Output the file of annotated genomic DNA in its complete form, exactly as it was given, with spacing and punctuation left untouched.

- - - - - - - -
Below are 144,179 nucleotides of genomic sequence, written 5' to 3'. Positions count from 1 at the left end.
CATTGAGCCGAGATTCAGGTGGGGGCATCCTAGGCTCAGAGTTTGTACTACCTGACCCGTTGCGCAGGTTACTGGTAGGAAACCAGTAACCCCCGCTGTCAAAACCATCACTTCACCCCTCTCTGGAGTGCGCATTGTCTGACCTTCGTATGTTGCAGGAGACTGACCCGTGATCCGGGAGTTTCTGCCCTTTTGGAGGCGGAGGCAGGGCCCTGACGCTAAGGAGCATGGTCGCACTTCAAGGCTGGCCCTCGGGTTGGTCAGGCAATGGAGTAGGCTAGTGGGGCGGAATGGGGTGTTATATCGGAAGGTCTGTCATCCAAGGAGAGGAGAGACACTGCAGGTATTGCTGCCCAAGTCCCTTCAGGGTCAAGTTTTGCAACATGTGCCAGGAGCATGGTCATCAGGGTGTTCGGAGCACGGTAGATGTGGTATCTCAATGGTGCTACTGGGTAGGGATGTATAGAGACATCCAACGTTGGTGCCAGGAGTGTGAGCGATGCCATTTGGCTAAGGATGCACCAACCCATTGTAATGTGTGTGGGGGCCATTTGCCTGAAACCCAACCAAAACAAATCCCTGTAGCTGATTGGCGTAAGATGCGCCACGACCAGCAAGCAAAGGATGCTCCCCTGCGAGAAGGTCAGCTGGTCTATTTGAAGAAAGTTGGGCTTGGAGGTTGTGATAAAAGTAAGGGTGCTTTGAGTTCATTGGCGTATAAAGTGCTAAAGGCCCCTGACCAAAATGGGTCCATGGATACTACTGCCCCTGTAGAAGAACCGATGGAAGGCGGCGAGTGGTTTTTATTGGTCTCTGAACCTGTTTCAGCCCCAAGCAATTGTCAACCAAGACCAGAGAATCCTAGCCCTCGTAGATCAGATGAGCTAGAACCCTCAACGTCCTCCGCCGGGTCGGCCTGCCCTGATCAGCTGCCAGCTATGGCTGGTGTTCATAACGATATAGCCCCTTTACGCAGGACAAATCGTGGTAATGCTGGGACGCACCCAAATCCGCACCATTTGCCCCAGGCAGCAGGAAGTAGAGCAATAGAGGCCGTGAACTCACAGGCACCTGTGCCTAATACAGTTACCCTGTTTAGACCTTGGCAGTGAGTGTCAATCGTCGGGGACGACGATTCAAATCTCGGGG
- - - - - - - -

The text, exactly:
Below are 144,179 nucleotides of genomic sequence, written 5' to 3'. Positions count from 1 at the left end.
CATTGAGCCGAGATTCAGGTGGGGGCATCCTAGGCTCAGAGTTTGTACTACCTGACCCGTTGCGCAGGTTACTGGTAGGAAACCAGTAACCCCCGCTGTCAAAACCATCACTTCACCCCTCTCTGGAGTGCGCATTGTCTGACCTTCGTATGTTGCAGGAGACTGACCCGTGATCCGGGAGTTTCTGCCCTTTTGGAGGCGGAGGCAGGGCCCTGACGCTAAGGAGCATGGTCGCACTTCAAGGCTGGCCCTCGGGTTGGTCAGGCAATGGAGTAGGCTAGTGGGGCGGAATGGGGTGTTATATCGGAAGGTCTGTCATCCAAGGAGAGGAGAGACACTGCAGGTATTGCTGCCCAAGTCCCTTCAGGGTCAAGTTTTGCAACATGTGCCAGGAGCATGGTCATCAGGGTGTTCGGAGCACGGTAGATGTGGTATCTCAATGGTGCTACTGGGTAGGGATGTATAGAGACATCCAACGTTGGTGCCAGGAGTGTGAGCGATGCCATTTGGCTAAGGATGCACCAACCCATTGTAATGTGTGTGGGGGCCATTTGCCTGAAACCCAACCAAAACAAATCCCTGTAGCTGATTGGCGTAAGATGCGCCACGACCAGCAAGCAAAGGATGCTCCCCTGCGAGAAGGTCAGCTGGTCTATTTGAAGAAAGTTGGGCTTGGAGGTTGTGATAAAAGTAAGGGTGCTTTGAGTTCATTGGCGTATAAAGTGCTAAAGGCCCCTGACCAAAATGGGTCCATGGATACTACTGCCCCTGTAGAAGAACCGATGGAAGGCGGCGAGTGGTTTTTATTGGTCTCTGAACCTGTTTCAGCCCCAAGCAATTGTCAACCAAGACCAGAGAATCCTAGCCCTCGTAGATCAGATGAGCTAGAACCCTCAACGTCCTCCGCCGGGTCGGCCTGCCCTGATCAGCTGCCAGCTATGGCTGGTGTTCATAACGATATAGCCCCTTTACGCAGGACAAATCGTGGTAATGCTGGGACGCACCCAAATCCGCACCATTTGCCCCAGGCAGCAGGAAGTAGAGCAATAGAGGCCGTGAACTCACAGGCACCTGTGCCTAATACAGTTACCCTGTTTAGACCTTGGCAGTGAGTGTCAATCGTCGGGGACGACGATTCAAATCTCGGGG